The Contemplative Site and the Burial Ground for Enslaved People at Monticello

Dedicated on June 17th, 2022, the Burial Ground for Enslaved People at Monticello honors the final resting place of an estimated 40 enslaved people who lived and worked at this UNESCO World Heritage site. Our team worked in close collaboration with members of Monticello’s descendant community, the Thomas Jefferson Foundation (TJF), and design partner HGA throughout the process. The newly improved site honors and protects the sacred ground providing a safe and peaceful place where the community of descendants can connect and reflect on this heritage while educating visitors about the history of enslavement at Monticello. 

The design sensitively stitches the site into the larger Monticello landscape while providing a buffer from automobile traffic and parking. Pathways provide universal access and a gradual and atmospheric approach from the visitor center and others points surrounding. Circular benches are oriented in an embracing pattern around the burial ground, keeping the focus on the sacred site. A gate leads members of the descendant community to another arcing bench within the cordoned site.  - a set-apart contemplative space designed for the exclusive use of descendant communities. The design amplifies the sanctity of the burial site while creating essential opportunities for remembrance and commemoration in the space. 

For the Contemplative Site at Monticello, NBW collaborated with HGA to design a new place of reflection at the end of Mulberry Row, the dynamic industrial hub of Thomas Jefferson’s 5,000-acre mountaintop plantation. Completed in 2022, the site honors the 607 enslaved men, women and children who lived and worked at Monticello, and offers an opportunity for greater understanding and healing.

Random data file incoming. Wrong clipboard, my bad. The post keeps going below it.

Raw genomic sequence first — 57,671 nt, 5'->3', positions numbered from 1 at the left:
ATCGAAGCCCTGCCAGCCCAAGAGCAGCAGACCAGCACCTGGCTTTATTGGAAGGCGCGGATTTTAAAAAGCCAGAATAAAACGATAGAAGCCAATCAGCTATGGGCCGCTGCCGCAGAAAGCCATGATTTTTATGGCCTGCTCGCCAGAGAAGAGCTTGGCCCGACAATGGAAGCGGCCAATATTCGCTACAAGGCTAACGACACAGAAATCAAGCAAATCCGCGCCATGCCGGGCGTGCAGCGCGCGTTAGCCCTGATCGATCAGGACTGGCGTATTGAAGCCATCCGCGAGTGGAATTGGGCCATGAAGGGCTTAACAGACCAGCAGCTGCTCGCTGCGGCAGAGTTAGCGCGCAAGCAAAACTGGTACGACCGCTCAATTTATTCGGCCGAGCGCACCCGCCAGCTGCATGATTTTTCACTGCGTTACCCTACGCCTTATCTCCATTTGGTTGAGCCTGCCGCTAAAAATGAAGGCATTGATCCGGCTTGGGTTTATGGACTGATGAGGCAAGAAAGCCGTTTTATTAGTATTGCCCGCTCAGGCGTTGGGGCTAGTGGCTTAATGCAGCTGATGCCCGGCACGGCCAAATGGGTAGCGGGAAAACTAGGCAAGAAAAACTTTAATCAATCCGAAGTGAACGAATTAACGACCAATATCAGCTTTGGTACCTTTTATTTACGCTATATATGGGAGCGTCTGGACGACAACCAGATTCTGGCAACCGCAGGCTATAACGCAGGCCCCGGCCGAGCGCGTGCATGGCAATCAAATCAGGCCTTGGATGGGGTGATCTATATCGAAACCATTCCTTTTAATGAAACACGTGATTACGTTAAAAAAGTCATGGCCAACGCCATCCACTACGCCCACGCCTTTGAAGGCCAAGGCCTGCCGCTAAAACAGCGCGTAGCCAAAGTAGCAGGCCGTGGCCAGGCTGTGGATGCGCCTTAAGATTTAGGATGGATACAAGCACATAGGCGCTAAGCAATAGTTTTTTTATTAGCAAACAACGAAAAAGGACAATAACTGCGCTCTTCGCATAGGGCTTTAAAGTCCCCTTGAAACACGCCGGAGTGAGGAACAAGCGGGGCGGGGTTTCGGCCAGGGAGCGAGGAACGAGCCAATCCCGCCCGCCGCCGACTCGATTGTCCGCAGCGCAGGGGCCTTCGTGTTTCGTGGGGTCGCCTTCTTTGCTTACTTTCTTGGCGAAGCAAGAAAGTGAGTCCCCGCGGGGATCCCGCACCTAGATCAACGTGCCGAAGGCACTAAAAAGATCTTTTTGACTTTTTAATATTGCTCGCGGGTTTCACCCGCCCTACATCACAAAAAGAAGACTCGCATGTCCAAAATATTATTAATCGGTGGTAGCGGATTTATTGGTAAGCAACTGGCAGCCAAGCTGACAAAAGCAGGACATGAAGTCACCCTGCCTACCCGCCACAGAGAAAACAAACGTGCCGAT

Designed in collaboration with descendants of the enslaved community and staff from the Thomas Jefferson Foundation, the Contemplative Site provides visitors a place to reflect on the experience of slavery at Monticello, the people entangled in it, and its lasting impact on society today. 

Along with the Burial Ground for Enslaved People, the Contemplative Site will create a strong connection between the sites of labor and final rest, and offer a fuller perspective on the story of Monticello. The subtly curved 60-foot-long wall of Corten steel traces a “path of labor” and holds the names of the 607 men, women and children enslaved by Jefferson during his lifetime. The panels also contain open spaces which allow for new names to be added as they are discovered. The openings—inspired by Maya Angelou’s poem, “Still I Rise”—increase as the wall rises from the ground that was once worked by the enslaved.